Depending on a patient’s specific case, some mesothelioma doctors may use second-line treatments as a first-line option.

Need help finding doctors for mesothelioma chemotherapy near you? Use our Free Doctor Match to get connected with nearby specialists.

Mesothelioma doctor talking with an older couple
Free Mesothelioma Doctor Match

We'll help you connect with a local mesothelioma specialist for personalized treatment.

Find a Doctor Near You

Side Effects of Mesothelioma Chemotherapy Drugs

The risk of standard chemo drugs is that they attack cancer and healthy cells, which can cause side effects. The side effects that a mesothelioma patient experiences will vary based on the chemotherapy medication given and the patient’s general health.

Common side effects of chemotherapy medications include:

  • Bone marrow damage (leading to low blood cell counts)
  • Fatigue
  • Hair loss
  • Mouth sores
  • Nausea or vomiting
  • No appetite

Some chemo medications have specific side effects. For example, carboplatin and cisplatin can cause peripheral neuropathy (nerve damage that causes numbness in the hands and feet).

Patients who receive intrapleural or intraperitoneal chemotherapy medications usually have fewer side effects than patients who undergo systemic chemo.

Talk to your oncology team if you experience these or other side effects from mesothelioma treatment.

Clinical Trials for Mesothelioma Chemotherapy Drugs

Mesothelioma clinical trials are routinely being conducted to improve upon existing treatments. These studies test new drugs and drug combinations and create new pathways in cancer research.

Research currently being conducted in the area of mesothelioma chemotherapy includes:

  • Combining radiation therapy and chemotherapy
  • Finding ways to overcome drug resistance by testing combinations of drugs
  • Improving drug doses and schedules
  • Using nanotechnology to deliver chemotherapy

The drugs listed above are in clinical trials alone, in combination with other drugs, or with other therapies and treatments such as hormone therapy and virotherapy.

Immunotherapy is a newer class of cancer treatments that helps the body’s immune system fight cancer smarter. It is also being actively studied in patients with mesothelioma.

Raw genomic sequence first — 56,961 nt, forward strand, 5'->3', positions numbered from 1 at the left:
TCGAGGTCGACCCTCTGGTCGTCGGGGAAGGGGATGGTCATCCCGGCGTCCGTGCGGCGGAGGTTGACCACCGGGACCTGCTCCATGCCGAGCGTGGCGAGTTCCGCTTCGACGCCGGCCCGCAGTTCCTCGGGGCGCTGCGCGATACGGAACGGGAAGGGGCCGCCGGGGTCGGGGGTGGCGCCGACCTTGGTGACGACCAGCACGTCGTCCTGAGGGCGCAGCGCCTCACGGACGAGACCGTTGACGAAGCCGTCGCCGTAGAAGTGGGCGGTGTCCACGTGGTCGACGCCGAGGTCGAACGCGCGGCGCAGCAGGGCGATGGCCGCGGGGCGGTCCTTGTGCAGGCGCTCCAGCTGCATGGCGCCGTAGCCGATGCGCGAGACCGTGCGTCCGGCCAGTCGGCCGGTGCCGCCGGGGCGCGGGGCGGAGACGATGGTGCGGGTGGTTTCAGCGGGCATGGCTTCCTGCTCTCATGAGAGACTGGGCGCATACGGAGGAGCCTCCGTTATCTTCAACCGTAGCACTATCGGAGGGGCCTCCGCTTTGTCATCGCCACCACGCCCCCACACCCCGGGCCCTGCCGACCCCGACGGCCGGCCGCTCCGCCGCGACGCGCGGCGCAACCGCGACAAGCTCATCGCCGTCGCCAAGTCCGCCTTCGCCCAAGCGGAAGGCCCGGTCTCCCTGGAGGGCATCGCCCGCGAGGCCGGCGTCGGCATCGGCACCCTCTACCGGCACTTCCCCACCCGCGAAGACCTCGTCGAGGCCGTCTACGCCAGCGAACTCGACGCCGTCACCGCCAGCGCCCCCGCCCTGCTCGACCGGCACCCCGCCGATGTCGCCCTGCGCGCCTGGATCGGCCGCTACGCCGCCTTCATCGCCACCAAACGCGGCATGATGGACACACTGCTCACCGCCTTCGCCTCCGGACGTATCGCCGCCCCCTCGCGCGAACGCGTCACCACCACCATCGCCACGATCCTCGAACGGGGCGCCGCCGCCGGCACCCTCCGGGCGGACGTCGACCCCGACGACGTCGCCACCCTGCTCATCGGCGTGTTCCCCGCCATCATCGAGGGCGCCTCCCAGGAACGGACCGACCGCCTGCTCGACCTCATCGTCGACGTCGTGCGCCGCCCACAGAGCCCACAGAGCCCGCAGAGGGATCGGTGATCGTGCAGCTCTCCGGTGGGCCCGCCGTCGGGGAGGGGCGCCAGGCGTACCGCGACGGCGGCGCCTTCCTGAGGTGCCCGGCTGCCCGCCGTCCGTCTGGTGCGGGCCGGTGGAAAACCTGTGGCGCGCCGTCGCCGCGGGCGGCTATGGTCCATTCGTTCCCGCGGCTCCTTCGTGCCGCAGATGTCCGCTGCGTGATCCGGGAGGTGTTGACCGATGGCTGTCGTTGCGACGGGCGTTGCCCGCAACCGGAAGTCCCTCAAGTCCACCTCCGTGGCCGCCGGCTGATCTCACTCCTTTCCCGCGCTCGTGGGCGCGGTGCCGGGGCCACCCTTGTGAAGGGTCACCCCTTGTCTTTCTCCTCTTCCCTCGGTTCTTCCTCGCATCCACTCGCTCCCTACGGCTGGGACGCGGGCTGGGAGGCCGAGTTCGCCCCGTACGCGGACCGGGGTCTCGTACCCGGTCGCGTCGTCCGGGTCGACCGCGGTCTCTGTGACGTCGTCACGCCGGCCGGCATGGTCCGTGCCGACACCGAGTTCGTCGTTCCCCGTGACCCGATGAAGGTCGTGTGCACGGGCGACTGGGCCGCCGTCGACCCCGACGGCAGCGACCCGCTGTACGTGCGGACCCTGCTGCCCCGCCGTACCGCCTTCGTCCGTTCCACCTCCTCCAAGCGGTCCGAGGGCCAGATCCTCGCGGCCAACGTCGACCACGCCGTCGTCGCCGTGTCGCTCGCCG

A clinical trial called DREAM3R investigates what happens when immunotherapy is combined with chemotherapy in untreated patients with unresectable (unable to be treated by surgery) pleural mesothelioma. As of February 2024, this Phase 3 clinical trial was still actively recruiting patients in the United States and Australia.

Results from Phase 2 of the study showed that patients who received standard chemotherapy with added immunotherapy had an overall median survival rate of 20.4 months compared to 12.1 months achieved by patients in a prior Alimta-cisplatin study.

Additionally, the researchers noted that nearly 60% of the enrolled patients responded to the treatment and that only 4 out of 55 stopped treatment because of side effects.

Patients with epithelioid mesothelioma responded better than those with other cell types. Overall survival in the epithelioid group exceeded 2 years.

Need help knowing what to ask your doctor?

Download our Free Questions to Ask Your Doctor Checklist to arm you and your loved ones with 14 important questions every mesothelioma patient should ask their medical team.

Mesothelioma Chemotherapy Medications FAQs

What is the drug of choice for mesothelioma?

Several chemo drugs are used to treat mesothelioma, including:

  • Alimta (pemetrexed)
  • Carboplatin
  • Cisplatin
  • Gemcitabine (Gemzar)

Most mesothelioma chemotherapy medications are used in combinations of two. The most common pairing is Alimta and cisplatin.  

Is chemo effective against mesothelioma?

Chemotherapy is effective against mesothelioma in that it can slow the growth of cancer cells or shrink tumors.

This can increase patients’ survival times and alleviate their symptoms. Unfortunately, chemo is unlikely to make mesothelioma cancer cells disappear entirely.

What is the best chemotherapy for mesothelioma?